Revisiting Vietnam American RadioWorks
  Vietnam Scrapbook

Van-Linh T. Nguyen
Syracuse, New York, usa

How has the Vietnam war affected my life, as I know it, today? I came to the United States at the end of 1977,in the midst of winter, to a little town located in Decorah, Iowa. At that time I was 8 1/2 years old. Today I am 31 years young, am a successful dentist practicing in Syracuse, New York. I am married to a caucasian man, of Italian and German decent. He is, to me, an American. To others around me, I consider myself an American as well. Although, to myself, I am still as Vietnamese as the spring rolls or the beef noodles people sell in Saigon. The war fully affected my life and the lives of my family. We left everything we've known behind in search of a better life. I can't say that if we had chosen to stay behind in Vietnam, that I would not be a dentist...but I can definitely say that I have been blessed to be embraced by such loving and giving people--I had been given a second chance to be whatever I wanted to be. My parents had made the biggest sacrifice for my brother and me. I have assimilated well with those around me and have made the best of whatever the American society threw my way. The first 10-15 years of our lives here were not easy. My mother had to work 2 jobs to put my brother and I through private school, as well as my father through school so he could obtain his medical license to practice here. We lived in the poorest of the poor neighborhoods in San Jose, California. We never had much. But just like most every child in America, my brother and I went to college, experimented with everything available to kids out there, chose a profession to pursue, and here we are...productive members of the American society. We work and pay taxes just like the rest of the working world. We're even considered to be "yuppies". Just the other day, my 78 year-old neighbor called me a "yuppie" simply because he saw me pull up to my drive way in my BMW. At first I was quite insulted--I had never thought of myself as a "yuppie", but then I thought to myself, "why not? I worked hard to have what I have." And yes, I work hard every day of my life because I have been given a great opportunity to experience freedom--to be able to sing, to laugh, to think, to love without the fear of someone or some government telling me I can or cannot do something. I can still remember what it was like on April 30, 1975. My nanny, my aunt and I were hiding, shaking, in the cellar, because we had heard so much bombing and the sounds of helicopters flying above our house. I remember the feeling of hopelessness--I was 6, almost 7 years old in another 5 days--the chaos and the emotions I saw in my mother when she could not find out what had happened to my father. And I still remember what it was like when the Communists took over--they put my father in re-education camp for 2 years, simply because he chose to have his own thoughts and feelings about the type of life and type of government he wanted. I still remember how all around me, people were turning into "spies" for Uncle Ho...we lived in fear of expressing our thoughts and feelings. We were not allowed to be individuals. Everyday I am reminded of how lucky I am to be free...I don't think the kids growing up here, or the people who grew up here, appreciate what they have. They complain about every little thing--and have even taken to extreme measures to "bully" others into their way of thinking. (I'm talking about the incidences of Oklahoma, Columbine, Wako, etc. )The war reminds me every day that my life is beautiful--that if I work hard and live my life according to the laws of God and my conscience, I will be rewarded with freedom of choice.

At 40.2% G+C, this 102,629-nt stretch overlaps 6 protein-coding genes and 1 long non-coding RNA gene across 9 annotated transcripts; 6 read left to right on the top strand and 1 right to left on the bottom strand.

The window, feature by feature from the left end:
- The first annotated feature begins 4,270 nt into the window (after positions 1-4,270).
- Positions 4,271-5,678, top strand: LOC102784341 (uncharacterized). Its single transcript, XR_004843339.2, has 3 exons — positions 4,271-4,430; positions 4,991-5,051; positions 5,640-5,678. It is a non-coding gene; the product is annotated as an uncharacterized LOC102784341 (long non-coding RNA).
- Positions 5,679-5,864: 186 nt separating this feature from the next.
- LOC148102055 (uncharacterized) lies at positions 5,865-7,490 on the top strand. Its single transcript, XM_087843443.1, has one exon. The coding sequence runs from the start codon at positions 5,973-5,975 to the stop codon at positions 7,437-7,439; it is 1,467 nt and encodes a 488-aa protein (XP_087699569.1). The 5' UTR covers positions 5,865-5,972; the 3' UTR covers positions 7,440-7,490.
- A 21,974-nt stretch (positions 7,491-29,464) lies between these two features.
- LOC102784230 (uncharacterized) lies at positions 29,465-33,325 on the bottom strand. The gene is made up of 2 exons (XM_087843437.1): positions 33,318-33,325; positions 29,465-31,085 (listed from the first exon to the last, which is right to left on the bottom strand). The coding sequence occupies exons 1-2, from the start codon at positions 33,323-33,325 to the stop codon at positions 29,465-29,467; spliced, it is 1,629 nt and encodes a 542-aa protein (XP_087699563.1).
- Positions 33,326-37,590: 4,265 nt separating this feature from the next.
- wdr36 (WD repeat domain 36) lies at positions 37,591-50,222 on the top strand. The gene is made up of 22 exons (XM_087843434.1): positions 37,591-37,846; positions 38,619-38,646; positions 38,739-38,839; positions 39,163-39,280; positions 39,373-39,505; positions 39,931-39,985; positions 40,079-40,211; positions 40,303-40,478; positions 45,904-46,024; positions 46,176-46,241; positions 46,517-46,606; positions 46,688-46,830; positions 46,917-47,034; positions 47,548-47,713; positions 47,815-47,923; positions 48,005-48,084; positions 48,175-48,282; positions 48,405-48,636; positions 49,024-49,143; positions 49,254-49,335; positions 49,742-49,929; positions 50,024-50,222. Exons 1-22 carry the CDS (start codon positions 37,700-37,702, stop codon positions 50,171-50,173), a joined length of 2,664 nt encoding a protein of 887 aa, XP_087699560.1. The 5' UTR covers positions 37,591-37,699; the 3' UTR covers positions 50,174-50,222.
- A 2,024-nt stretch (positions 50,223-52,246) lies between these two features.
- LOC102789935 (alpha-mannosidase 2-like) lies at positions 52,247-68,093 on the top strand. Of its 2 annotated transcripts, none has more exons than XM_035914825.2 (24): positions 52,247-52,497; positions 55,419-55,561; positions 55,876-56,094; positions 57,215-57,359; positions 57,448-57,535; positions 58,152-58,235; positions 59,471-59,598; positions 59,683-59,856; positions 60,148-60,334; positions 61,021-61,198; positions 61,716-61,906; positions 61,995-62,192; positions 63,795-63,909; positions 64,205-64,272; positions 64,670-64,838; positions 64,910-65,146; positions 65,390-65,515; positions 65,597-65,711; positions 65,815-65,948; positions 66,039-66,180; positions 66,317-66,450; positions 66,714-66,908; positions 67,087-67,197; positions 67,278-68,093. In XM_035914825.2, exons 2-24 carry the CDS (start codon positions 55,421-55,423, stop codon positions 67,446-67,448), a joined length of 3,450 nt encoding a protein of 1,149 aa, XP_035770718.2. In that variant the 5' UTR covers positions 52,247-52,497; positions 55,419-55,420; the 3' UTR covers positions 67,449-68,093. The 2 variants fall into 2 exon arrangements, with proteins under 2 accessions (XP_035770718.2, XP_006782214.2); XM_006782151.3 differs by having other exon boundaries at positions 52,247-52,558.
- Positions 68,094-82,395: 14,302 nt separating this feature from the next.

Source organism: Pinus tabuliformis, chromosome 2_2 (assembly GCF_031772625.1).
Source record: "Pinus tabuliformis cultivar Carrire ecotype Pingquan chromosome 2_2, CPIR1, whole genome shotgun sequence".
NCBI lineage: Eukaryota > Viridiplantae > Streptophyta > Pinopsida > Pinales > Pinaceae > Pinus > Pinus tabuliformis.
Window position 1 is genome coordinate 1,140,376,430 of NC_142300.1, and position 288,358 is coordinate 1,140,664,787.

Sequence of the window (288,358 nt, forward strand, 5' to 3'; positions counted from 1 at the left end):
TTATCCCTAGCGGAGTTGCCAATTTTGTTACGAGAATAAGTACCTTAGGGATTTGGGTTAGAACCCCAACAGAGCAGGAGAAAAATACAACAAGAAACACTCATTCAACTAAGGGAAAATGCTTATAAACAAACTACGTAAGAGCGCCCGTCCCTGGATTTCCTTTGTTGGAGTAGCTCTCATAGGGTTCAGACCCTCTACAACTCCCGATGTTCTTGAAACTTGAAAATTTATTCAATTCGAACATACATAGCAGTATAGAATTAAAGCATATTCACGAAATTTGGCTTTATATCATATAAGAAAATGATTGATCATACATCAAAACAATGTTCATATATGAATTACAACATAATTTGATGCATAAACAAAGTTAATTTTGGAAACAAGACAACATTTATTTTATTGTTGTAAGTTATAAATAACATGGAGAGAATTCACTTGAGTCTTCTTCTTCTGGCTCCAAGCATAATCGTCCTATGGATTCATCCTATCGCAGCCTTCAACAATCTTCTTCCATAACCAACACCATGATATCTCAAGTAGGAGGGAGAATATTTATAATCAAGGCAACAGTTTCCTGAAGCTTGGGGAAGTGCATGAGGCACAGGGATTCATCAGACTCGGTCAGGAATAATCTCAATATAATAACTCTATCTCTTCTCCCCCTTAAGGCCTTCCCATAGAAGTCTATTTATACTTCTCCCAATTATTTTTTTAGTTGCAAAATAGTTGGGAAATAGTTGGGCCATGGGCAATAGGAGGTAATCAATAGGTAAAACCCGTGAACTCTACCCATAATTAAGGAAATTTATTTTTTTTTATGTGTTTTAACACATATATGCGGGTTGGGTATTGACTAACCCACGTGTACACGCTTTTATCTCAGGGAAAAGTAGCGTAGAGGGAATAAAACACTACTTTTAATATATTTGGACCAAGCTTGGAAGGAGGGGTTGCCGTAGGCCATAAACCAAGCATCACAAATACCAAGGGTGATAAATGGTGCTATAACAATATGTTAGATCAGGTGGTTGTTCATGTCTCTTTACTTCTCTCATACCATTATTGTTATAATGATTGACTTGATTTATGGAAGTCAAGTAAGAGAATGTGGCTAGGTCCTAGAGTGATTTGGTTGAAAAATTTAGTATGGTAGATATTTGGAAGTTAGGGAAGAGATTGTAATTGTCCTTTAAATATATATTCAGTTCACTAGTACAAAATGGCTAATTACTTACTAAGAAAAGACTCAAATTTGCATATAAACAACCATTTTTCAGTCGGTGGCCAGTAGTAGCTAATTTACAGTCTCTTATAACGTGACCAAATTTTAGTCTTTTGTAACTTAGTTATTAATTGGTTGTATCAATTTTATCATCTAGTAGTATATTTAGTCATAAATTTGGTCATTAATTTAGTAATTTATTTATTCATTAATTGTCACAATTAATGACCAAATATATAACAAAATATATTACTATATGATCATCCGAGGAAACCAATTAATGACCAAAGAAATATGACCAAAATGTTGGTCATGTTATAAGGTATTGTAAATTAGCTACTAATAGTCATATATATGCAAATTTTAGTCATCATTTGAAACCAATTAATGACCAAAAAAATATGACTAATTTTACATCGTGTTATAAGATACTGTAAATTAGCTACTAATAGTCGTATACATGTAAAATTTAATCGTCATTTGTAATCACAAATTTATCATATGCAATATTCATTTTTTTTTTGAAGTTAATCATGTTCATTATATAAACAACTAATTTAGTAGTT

I am an American now, and I will always be a Vietnamese because of the war.


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